Answering Readers’ QuestionsPosted: September 16, 2013
Hello Dear Readers,
We here at chartchums are developing more consistent features to our blog. To support the requests of all of you we will be approaching each month in the following way:
– one post addressing a popular reading or writing unit
– one post that highlights relevant work from our archives
– one post that addresses readers questions
– and one post that looks at charts in a classroom setting
This week we are tackling some of the most popular reader questions of the past two weeks, which we have collected from comments, @chartchums, and email@example.com. Here are some answers to those wonderful questions…
Can Kristi share her chart font?
As much as Kristi would love to, the whole idea of the chart font is that it match the pictures you put on your own charts, otherwise it becomes another form of clip art. If you are intimidated by drawing your own chart font, we suggest taking a look at our previous posts about drawing, found here and here or by looking at Make a World by Ed Emberley. Another idea Kristi tried was to have the students make some of the symbols.
Do you do seminars?
We do! We have presented from Texas to Connecticut and many states in between! If you are interested in having us work with you, please direct inquiries to firstname.lastname@example.org.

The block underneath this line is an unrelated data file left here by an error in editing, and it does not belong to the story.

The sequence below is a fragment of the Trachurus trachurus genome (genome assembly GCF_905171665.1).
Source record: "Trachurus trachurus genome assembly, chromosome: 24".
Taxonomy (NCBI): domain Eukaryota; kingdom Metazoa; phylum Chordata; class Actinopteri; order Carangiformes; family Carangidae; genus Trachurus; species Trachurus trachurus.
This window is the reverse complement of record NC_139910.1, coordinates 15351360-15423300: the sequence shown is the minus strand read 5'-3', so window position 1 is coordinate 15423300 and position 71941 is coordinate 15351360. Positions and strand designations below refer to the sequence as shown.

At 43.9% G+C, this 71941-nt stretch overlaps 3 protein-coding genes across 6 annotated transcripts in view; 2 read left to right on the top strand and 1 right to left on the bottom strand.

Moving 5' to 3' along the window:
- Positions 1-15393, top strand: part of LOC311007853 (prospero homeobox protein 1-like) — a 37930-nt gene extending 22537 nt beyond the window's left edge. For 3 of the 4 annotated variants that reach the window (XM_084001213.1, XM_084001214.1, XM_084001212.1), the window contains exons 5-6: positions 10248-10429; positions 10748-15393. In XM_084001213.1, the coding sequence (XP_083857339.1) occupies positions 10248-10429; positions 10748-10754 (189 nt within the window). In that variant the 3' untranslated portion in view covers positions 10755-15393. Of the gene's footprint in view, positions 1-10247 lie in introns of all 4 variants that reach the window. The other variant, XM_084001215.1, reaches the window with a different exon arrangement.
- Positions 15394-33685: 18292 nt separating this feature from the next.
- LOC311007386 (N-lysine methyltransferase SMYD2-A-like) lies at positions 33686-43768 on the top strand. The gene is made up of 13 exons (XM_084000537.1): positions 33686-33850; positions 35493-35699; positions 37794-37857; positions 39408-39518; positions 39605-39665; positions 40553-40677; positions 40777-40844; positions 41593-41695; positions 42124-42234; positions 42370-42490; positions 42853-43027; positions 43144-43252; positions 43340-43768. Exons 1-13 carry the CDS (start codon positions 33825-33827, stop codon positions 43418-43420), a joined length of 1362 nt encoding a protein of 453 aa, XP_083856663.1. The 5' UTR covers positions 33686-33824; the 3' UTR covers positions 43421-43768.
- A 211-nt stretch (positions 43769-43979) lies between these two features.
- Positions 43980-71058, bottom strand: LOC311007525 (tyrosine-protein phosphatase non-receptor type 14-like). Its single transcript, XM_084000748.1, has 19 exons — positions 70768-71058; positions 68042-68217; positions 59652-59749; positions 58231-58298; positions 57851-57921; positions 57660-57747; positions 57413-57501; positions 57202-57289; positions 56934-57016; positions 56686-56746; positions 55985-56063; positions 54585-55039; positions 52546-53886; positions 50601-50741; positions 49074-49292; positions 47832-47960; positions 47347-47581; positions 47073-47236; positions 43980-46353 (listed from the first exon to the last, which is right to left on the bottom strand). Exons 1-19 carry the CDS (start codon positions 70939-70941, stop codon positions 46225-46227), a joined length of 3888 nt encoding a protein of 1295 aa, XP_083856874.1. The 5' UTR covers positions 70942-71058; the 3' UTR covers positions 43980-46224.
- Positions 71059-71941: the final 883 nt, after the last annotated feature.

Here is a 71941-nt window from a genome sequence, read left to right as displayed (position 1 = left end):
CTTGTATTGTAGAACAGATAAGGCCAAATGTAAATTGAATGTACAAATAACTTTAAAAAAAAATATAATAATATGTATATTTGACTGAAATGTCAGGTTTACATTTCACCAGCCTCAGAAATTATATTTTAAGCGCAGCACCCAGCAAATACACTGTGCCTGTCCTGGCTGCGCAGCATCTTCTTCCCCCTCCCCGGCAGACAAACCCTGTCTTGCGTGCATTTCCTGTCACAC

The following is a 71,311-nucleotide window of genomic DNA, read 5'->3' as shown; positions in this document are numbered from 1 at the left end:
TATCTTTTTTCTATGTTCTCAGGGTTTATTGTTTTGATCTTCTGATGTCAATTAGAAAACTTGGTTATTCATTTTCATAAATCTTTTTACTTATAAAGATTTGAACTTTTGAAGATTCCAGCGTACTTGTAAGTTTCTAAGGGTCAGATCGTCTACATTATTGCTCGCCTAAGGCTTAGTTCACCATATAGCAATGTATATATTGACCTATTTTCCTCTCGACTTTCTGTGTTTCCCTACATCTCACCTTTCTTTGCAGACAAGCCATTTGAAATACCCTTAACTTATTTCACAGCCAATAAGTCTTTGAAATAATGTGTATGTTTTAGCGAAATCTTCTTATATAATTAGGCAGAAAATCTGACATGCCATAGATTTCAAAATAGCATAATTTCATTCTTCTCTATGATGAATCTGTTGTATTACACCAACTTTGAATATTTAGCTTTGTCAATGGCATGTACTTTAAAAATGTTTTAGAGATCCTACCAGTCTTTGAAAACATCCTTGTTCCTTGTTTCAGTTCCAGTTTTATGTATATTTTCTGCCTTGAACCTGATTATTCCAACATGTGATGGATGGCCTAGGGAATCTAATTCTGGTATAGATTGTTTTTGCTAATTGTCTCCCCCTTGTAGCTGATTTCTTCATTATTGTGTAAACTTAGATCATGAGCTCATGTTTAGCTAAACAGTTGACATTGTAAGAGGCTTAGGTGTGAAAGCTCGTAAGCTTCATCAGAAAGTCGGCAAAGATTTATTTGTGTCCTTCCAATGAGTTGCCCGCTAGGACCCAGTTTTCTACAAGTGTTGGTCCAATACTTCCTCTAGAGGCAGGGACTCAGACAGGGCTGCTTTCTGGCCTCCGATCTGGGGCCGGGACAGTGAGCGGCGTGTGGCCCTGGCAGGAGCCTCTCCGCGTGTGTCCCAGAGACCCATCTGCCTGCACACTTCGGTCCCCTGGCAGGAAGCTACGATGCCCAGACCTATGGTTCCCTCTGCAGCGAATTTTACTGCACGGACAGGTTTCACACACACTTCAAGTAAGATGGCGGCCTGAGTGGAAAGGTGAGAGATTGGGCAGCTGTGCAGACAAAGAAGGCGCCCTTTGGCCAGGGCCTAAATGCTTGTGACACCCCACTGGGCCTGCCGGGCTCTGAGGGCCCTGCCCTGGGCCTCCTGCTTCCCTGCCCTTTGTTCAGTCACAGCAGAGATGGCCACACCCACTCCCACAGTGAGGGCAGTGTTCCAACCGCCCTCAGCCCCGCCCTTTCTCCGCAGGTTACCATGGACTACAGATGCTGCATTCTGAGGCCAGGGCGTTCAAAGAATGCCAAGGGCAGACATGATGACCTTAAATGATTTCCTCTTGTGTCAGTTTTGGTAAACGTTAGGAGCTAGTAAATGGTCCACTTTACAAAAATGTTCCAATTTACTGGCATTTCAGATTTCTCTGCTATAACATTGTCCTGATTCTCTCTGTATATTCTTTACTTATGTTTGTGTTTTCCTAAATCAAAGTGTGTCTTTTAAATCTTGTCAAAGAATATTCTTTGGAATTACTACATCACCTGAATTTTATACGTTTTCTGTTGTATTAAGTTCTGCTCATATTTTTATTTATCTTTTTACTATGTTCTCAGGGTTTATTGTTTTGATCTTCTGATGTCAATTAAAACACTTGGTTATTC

Here is sample of what you can expect when you get a day with the chartchums:
Want the secret to jump-off-the-wall charts that stick with kids? Then you’ll want to meet Kristine Mraz and Marjorie Martinelli, co-authors of Smarter Charts, who will share not only ways to create great charts, but the best practices that will make your charts more powerful and effective than ever. In this one-day workshop Kristi and/or Marjorie will share tips on design and language, instructional use, and self-assessment. You will learn strategies that deepen engagement, strengthen retention, and increase independence—all by involving students in chart making. And you will even learn how to draw!
I am swimming in charts! How many charts should I have up?
At this time of year there are so many charts for routines, it can feel like you are going to use an entire chart pad by the time the month is over. One suggestion to minimize the “print pollution” is to take your routines charts and bind them together with a simple binder ring. Another is to use a sketch pad for these routine charts. Both these strategies allow you to flip to the chart you need at the time you need it. Unlike a “Stretching Words” chart that children may use across the day, a “Setting up For Writing Time” only needs to be seen in that brief window of set-up time. On average, most classrooms have 3 or so charts up for each major subject area.
What is “chart-a-day”?
Chart-a-day is an initiative we have started on twitter (@chartchums) to tweet one smart chart every school day. Send us one of yours and we will retweet it to the world!
Feel free to send us your questions, we will answer them again next month! Until then, happy charting!
Kristi and Marjorie